Saturday, September 12, 2009

How Do I Love Thee by Nancy Moser

I was given the chance to read How Do I Love Thee? by Nancy Moser though Bethany House's blogger review program. When I requested this book I had no idea what kind of life Elizabeth Barrett lived nor have I ever read her poems or any of Robert Browning's. This book is fiction but does pull actual events from Elizabeth's life as she lives all but a recluse.

The summary of the book from Bethany House: "Elizabeth Barrett is a published poet--and a virtual prisoner in her own home. Blind family loyalty ties her to a tyrannical father who forbids any of his children to marry. Bedridden by chronic illness, she has resigned herself to simply existing. That is, until the letter arrives... "I love your verses with all my heart," writes Robert Browning, an admiring fellow poet. As friendly correspondence gives way to something more, Elizabeth discovers that Robert's love is not for her poetry alone. Might God grant her more than mere existence? And will she risk defying her father in pursuit of true happiness?"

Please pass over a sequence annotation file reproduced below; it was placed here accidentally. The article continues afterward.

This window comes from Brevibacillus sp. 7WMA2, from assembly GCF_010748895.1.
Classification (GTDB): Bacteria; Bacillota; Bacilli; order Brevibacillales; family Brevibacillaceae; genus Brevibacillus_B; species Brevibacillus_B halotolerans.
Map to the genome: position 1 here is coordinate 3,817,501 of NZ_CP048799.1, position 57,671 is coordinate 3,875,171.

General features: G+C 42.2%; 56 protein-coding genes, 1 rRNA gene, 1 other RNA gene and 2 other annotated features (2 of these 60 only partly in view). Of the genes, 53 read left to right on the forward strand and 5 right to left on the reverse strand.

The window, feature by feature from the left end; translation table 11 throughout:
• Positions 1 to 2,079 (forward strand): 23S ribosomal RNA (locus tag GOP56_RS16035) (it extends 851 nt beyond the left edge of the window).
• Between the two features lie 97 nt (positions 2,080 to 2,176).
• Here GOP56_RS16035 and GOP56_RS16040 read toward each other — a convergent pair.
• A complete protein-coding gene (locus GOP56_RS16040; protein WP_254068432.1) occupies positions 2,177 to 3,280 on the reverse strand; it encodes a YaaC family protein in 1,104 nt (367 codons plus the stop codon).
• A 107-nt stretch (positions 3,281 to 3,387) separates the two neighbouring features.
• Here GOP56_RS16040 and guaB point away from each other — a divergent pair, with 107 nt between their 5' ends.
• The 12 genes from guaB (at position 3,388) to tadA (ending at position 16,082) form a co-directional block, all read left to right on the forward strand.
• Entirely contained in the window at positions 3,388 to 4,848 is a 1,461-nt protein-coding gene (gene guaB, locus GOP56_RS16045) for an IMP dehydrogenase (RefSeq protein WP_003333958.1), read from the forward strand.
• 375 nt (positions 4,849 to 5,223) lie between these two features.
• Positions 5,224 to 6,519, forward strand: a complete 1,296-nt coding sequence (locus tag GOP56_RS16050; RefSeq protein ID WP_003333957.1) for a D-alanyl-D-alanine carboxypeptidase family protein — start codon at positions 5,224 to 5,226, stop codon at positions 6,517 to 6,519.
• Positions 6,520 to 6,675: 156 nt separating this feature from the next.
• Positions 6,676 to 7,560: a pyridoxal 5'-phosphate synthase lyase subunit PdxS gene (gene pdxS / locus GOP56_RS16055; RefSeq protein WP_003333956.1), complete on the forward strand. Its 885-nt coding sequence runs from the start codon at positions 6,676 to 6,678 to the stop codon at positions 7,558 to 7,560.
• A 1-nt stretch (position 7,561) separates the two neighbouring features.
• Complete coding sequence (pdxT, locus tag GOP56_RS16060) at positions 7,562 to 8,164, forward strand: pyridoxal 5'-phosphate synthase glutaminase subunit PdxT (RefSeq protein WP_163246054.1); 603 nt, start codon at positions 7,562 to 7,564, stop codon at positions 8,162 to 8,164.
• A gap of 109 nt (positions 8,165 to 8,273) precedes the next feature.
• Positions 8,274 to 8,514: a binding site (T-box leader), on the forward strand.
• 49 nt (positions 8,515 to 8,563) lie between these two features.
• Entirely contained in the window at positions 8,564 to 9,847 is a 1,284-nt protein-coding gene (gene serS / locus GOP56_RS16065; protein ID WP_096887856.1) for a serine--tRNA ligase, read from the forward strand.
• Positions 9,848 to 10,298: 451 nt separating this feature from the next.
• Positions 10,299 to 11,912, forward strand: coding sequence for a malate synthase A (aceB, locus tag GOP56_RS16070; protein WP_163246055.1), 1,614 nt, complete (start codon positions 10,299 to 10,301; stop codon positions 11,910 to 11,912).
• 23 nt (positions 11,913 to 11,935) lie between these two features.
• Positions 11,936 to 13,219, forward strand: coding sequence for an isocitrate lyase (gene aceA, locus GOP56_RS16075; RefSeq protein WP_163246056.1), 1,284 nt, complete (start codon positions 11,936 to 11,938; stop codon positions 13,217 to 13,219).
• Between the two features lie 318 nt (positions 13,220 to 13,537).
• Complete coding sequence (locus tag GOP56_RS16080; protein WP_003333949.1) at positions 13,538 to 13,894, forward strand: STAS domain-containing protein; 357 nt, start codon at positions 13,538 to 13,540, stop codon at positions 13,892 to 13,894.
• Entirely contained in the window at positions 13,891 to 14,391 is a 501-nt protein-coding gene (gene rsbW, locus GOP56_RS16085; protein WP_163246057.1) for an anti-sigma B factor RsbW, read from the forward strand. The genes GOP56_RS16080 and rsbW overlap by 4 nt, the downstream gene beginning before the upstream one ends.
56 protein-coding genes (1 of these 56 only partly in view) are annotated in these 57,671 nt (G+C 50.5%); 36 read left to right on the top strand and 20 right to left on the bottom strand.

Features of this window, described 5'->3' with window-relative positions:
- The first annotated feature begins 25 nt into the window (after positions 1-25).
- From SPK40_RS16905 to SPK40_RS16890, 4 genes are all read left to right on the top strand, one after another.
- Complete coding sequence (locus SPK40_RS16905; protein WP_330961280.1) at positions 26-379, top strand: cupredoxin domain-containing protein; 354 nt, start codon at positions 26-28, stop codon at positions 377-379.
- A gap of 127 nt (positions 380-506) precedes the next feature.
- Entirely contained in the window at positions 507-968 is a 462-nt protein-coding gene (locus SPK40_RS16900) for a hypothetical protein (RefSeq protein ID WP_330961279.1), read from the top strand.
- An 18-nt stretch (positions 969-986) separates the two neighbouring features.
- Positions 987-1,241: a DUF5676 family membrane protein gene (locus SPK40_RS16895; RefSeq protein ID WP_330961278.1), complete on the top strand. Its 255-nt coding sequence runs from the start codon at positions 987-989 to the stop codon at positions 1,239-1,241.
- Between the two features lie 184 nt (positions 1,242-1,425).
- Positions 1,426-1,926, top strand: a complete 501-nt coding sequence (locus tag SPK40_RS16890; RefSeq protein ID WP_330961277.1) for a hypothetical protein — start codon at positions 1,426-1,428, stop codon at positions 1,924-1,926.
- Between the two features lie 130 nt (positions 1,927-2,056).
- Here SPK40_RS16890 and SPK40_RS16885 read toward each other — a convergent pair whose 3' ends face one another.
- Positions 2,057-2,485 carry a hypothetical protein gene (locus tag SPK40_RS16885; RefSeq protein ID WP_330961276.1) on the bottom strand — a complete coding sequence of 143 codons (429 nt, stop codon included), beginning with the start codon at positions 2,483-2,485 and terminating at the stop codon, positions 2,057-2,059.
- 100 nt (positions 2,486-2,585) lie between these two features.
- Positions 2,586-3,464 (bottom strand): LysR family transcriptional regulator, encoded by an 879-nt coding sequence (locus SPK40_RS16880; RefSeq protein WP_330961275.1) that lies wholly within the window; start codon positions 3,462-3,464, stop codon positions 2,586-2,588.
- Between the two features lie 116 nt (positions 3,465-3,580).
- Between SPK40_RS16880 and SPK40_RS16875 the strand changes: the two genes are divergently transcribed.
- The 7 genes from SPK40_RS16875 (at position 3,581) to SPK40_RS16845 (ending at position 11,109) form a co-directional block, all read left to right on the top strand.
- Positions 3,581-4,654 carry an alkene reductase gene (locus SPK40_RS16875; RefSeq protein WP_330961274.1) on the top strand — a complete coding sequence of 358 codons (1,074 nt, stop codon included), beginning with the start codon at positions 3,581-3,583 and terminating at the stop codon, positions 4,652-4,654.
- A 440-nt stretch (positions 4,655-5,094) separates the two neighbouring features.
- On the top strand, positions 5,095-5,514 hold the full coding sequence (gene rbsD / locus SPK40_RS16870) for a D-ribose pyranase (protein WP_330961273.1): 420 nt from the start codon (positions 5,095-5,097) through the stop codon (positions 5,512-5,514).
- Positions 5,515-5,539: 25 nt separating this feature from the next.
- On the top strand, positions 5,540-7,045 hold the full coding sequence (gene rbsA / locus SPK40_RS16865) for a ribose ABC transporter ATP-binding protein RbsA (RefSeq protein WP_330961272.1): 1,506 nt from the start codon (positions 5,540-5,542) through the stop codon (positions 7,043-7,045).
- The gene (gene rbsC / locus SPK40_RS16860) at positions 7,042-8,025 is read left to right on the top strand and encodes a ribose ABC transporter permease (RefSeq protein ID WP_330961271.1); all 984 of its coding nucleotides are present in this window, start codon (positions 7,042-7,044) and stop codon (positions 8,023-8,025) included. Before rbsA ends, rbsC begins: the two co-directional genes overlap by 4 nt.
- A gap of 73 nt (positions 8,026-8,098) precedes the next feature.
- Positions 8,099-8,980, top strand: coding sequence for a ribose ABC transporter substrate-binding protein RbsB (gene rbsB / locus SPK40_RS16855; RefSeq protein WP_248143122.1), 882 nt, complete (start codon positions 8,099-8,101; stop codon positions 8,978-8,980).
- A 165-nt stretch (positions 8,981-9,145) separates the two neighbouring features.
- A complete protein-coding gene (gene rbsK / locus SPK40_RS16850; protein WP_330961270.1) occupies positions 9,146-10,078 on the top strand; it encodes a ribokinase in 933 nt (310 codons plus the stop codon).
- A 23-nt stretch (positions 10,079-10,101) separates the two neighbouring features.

Having never read Nancy Moser's writing before I will say I was satisfied. Her writing in this book seems very deep and she captures the language of the period, which is very flowery with a depth to it that to some will have to be deciphered. This is not a book to read late at night when your eyes are drooping because of the language of the letters exchanged it can become confusing and you'll wonder what happened the next day. However, if you're a history buff and you like a lot of heavy more than fluff this book is right up your alley.

I liked the way Nancy Moser weaves history into the fiction, it makes it feel as if you are reading a non-fiction book even though you are not. She did include the historical facts surrounding Elizabeth Barrett's life and her 'illness' as well as her life after meeting Robert Browning. Also included is "Sonnets from the Portuguese", many of Elizabeth's sonnets were written for her eyes only but have been published.

So if you're a poem fan, fan of Elizabeth Barrett, or a fan of history then this book is a must read. Like above I would suggest you be fully awake while reading because the heavy letters of Barrett and Browning could have you dozing off instead of enraptured by the story. This is not your usual romance - no racy scenes are described, or at least not what I read, so even a young, unmarried woman can read this book without fear of where her mind will wander. If you have never read Nancy Moser's books before I suggest you begin with this one.

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